VOL. 132 | NO. 33 | Wednesday, February 15, 2017
Wessman Development’s plans to convert a long-vacant historic building in Downtown Memphis into luxury apartments, a high-end basement bar and coffee shop took another step forward Wednesday, Feb. 15.
Nineteen Shelby County schools are getting a second chance at improving student achievement that could include a longer school day, an intervention specialist and other measures seen at Innovation Zone schools in the SCS system.
The Center City Revenue Finance Corp. approved two Downtown projects and changes for Belz Enterprises mixed-use development at Union Avenue and McLean Boulevard in Midtown on Tuesday, Feb. 14.
Once Lori Spicer Robertson had determined she wasn’t going into medical school, she shifted to a graduate business program at the University of Florida. She got an internship with a trade association for nurses in Washington, and then worked in public affairs and as a web master.
South Africa’s Kevin Anderson competes in a singles match against Damir Dzumhur representing Bosnia and Herzegovina Monday at the Memphis Open. The tournament field is wide open this year as Kei Nishikori is not defending his title. The top U.S. contender is John Isner, who was ranked 19th in the world in the Emirates ATP rankings as of Jan. 2. Isner was a 2010 Memphis Open finalist. Also in the field is American Taylor Fritz, No. 76 in the world and last year’s runner-up.
That didn’t last long – the political career of state Representative Mark Lovell. About six weeks into a two-year term of office six months after he upset veteran Republican state Rep. Curry Todd, Lovell resigned Tuesday in Nashville. But the Legislature probably isn’t done with him yet. Even if it turns out the Legislature is done in terms of dealing with him directly, it will probably be talking about him for longer than the six weeks he was a legislator.
Church Health is ramping up its culinary medicine efforts as it prepares to move to Crosstown Concourse in the coming weeks, efforts that include forming an advisory board to help spread the word about culinary medicine in Memphis.
The Germantown Board of Mayor and Aldermen has voted to approve a development agreement for MW Ventures to move forward with the construction of a restaurant called Farm and Fries.
An epidemic of head lice called “super lice” has invaded 48 states this winter, including Tennessee. This special strand of head lice earned its nomenclature because it is resistant to pyrethroids, synthetic pesticides used in over-the-counter lice treatments.
The Commercial Appeal will no longer be printed in Memphis starting in April.
Tommie Criswell has begun her yearlong tenure as president of the Memphis Area Association of Realtors’ board of directors. Criswell has actively volunteered with MAAR for more than 20 years. At Crye-Leike East Memphis, where she serves as broker/manager, she focuses on residential real estate along with some commercial real estate sales.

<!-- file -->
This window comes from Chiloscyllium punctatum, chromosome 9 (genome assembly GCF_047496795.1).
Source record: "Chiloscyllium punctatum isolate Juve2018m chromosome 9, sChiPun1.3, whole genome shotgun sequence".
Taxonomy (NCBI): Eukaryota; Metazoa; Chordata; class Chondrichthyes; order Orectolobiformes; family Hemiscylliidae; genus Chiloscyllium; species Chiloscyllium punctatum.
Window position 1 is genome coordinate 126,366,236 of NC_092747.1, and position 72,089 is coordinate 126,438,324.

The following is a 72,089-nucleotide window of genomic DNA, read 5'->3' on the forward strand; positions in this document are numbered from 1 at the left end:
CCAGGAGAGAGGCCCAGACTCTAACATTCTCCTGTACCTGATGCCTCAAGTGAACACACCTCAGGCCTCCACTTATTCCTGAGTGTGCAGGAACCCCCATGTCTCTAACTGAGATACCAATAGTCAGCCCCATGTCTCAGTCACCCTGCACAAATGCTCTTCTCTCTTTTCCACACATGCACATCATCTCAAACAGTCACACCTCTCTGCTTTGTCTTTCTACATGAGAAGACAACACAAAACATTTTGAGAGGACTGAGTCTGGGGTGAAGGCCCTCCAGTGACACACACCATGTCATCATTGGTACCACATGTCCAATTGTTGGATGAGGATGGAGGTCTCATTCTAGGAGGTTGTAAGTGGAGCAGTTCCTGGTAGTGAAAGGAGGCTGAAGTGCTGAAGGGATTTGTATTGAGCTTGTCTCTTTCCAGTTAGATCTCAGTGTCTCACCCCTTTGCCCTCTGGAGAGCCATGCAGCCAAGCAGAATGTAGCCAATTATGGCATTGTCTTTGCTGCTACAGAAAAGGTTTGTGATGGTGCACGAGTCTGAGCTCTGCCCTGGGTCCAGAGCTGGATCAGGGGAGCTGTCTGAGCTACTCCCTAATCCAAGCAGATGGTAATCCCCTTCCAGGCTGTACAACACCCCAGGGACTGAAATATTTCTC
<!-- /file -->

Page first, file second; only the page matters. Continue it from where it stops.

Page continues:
NASHVILLE – House Democrats are calling for a probe into the sudden resignation of first-term Rep. Mark Lovell, who denies being involved in sexual misconduct as he leaves the state Legislature after just one month.
NASHVILLE – Tennessee lawmakers met last Thursday’s legislation-filing deadline with a host of social measures one Memphis representative describes as “wedge bills” because they drive people apart.
NASHVILLE – State Sen. Sara Kyle of Memphis and Nashville Rep. John Ray Clemmons are pushing a plan to raise fuel taxes for transportation funding, similarly to Gov. Bill Haslam’s, but also to give local governments more options for bringing in their own money for mass transit.
NASHVILLE, Tenn. (AP) – The House and Senate have approved Gov. Bill Haslam's nominations for new boards for six public universities.
Natural disasters, bankruptcy, insider trading, bad social media reviews, product recalls and the like are certainly what initially comes to mind when you think of a crisis that could strike and devastate your business. Then you think to yourself – what is the likelihood that any of those things will really happen to me?
2017 has certainly started off on an interesting foot. I don’t know about you, but social media used to be a relaxing activity where I learned about engagements, saw baby photos and watched cat videos. Lately, it’s filled with opposing views and tension – on all sides of every issue. It’s exhausting.
NASHVILLE, Tenn. (AP) – The Tennessee Supreme Court has announced that free legal clinics will be held around the state to help citizens who find themselves in need of a lawyer's advice on matters outside criminal law. It's all part of the court's initiative known as Access to Justice, a program aimed at helping a growing number of people find assistance when they can't afford an attorney.
WASHINGTON (AP) – Federal Reserve Chair Janet Yellen said Tuesday that the central bank still expects to raise interest rates gradually this year. But she said the Fed also recognizes the dangers of waiting too long to tighten credit.
WASHINGTON (AP) – Higher costs for gasoline costs helped fuel a rise in U.S. wholesale prices in January, but overall inflation still appears to be in check.
WASHINGTON (AP) – In a rare display of bipartisanship, the Senate on Tuesday confirmed former wrestling entertainment executive Linda McMahon to lead the Small Business Administration as part of President Donald Trump's cabinet.
INDIANAPOLIS (AP) – Major health insurers Aetna and Humana called off their $34 billion combination after a federal judge, citing concerns about prices and benefits, rejected the deal.
WASHINGTON (AP) – Marathon Pharmaceuticals announced Monday that it will temporarily halt the rollout of a drug to treat genetic muscle deterioration just hours after two members of Congress expressed outrage that the company planned to charge $89,000 a year for a drug that's widely available abroad for about $1,000 a year.